Symptoms of extrapulmonary TB depend on the site affected. Tuberculosis of the spine may cause pain in the back; TB of the kidney may cause blood in the urine. Extrapulmonary TB should be considered in the differential diagnosis of ill individuals who have systemic symptoms and are at high risk for TB (CDC, 2013b).
It is important to ask individuals suspected of having TB about their history of TB exposure, infection, or disease. Clinicians may also contact the local health department for information about whether a patient has received TB treatment in the past. If the treatment regimen was inadequate, or if the patient did not adhere to therapy, TB may recur and may be drug-resistant.
It is also important to consider demographic factors (country of origin, age, gender, ethnic or racial group, occupation) that may increase the patient’s risk for exposure to TB or to drug-resistant TB disease. In addition, clinicians should determine whether the patient has medical conditions, especially HIV infection, that increase the risk for latent TB infection to progress to TB disease. Patients who do not know their current HIV status are referred for HIV counseling and testing.
A physical examination is an essential part of the evaluation of any patient. It cannot be used to confirm or rule out TB, but it can provide valuable information about the patient’s overall condition and other factors that may affect how TB is treated.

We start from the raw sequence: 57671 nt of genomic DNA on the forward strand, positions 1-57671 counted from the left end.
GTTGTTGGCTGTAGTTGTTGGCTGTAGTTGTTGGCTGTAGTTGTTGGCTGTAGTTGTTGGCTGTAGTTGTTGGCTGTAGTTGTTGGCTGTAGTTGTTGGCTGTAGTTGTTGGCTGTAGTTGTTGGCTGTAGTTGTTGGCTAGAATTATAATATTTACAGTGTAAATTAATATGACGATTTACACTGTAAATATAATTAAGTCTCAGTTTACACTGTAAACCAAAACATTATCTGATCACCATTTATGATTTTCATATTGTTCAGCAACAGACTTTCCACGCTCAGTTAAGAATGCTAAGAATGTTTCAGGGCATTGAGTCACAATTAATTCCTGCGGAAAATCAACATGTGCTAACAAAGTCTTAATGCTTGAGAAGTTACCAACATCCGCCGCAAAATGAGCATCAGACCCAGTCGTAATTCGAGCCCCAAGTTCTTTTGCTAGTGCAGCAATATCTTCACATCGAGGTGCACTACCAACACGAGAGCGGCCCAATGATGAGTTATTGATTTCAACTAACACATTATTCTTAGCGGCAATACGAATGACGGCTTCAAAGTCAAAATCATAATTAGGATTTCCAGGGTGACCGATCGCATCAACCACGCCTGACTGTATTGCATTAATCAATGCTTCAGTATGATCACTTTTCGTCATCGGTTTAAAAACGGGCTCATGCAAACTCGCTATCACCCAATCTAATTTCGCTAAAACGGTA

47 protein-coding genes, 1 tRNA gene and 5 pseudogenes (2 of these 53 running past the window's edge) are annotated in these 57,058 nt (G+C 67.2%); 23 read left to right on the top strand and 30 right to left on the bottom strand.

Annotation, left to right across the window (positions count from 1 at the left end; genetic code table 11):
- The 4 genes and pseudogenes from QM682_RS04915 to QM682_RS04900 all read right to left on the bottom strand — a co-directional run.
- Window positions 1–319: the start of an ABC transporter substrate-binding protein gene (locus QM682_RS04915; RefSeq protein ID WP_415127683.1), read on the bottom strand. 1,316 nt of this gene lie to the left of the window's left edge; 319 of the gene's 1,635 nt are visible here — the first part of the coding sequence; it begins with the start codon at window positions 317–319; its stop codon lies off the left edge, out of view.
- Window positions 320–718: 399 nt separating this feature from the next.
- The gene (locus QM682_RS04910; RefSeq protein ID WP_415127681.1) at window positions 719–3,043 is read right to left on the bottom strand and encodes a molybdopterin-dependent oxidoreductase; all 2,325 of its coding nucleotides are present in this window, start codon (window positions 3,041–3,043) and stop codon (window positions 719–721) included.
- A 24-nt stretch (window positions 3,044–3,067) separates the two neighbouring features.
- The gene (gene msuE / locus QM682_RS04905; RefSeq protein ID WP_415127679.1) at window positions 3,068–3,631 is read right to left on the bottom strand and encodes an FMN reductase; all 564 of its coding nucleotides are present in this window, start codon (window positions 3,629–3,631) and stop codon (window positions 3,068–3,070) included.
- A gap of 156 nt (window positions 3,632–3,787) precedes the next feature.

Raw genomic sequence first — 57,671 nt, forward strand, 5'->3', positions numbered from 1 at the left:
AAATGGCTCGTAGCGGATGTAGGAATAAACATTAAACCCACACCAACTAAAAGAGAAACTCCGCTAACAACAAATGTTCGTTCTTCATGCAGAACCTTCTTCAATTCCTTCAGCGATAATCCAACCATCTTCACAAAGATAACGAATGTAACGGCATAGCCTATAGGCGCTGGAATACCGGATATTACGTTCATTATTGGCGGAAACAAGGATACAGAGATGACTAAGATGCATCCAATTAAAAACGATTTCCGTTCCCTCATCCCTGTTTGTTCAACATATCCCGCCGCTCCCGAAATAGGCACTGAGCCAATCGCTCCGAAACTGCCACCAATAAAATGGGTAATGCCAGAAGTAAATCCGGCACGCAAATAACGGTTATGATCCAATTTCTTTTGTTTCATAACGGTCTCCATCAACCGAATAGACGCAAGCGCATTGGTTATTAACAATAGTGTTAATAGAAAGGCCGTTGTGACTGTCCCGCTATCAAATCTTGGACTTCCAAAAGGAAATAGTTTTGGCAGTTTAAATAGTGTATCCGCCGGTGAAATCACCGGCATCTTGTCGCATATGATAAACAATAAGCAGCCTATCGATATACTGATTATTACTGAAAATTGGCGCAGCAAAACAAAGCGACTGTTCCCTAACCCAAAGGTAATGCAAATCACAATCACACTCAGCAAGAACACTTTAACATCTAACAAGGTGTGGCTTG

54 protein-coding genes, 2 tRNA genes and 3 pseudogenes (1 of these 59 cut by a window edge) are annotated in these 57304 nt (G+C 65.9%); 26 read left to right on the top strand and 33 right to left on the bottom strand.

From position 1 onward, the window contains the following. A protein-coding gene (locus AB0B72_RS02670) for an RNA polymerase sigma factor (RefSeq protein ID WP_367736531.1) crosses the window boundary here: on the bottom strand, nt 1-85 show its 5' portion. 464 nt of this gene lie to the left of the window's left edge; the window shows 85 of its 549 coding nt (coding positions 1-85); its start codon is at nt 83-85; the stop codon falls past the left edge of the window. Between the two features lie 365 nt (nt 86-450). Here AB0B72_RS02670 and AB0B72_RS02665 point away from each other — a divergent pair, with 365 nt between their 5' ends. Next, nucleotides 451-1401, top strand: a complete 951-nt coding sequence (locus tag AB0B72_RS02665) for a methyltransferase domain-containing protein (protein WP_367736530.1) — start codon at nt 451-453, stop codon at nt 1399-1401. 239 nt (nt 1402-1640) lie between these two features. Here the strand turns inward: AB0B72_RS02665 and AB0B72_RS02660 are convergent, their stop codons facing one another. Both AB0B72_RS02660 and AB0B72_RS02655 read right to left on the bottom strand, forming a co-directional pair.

Certain manifestations of tuberculosis, such as erythema nodosum, can be diagnosed on the basis of physical examination alone since the cutaneous nodules that extend to the layer of subcutaneous tissue are very distinctive (Bataduwaarachchi & Tissera, 2015).
A physical examination may reveal symptoms of tuberculosis, including persistent cough, hemoptysis, fever, chills, or adventitious breath sounds. In the absence of a physical examination, a patient’s tuberculosis symptoms may be subclinical and go unrecognized for a long time (WHO, 2013).
Targeted testing for TB infection is done to identify individuals who are at high risk of developing TB disease and who would benefit from treatment. All testing activities should be accompanied by a plan for follow-up medical evaluation and treatment for individuals with TB infection or TB disease. Individuals with a positive test for TB infection should be evaluated for TB disease and, if disease is ruled out, considered for treatment for LTBI (CDC, 2013a).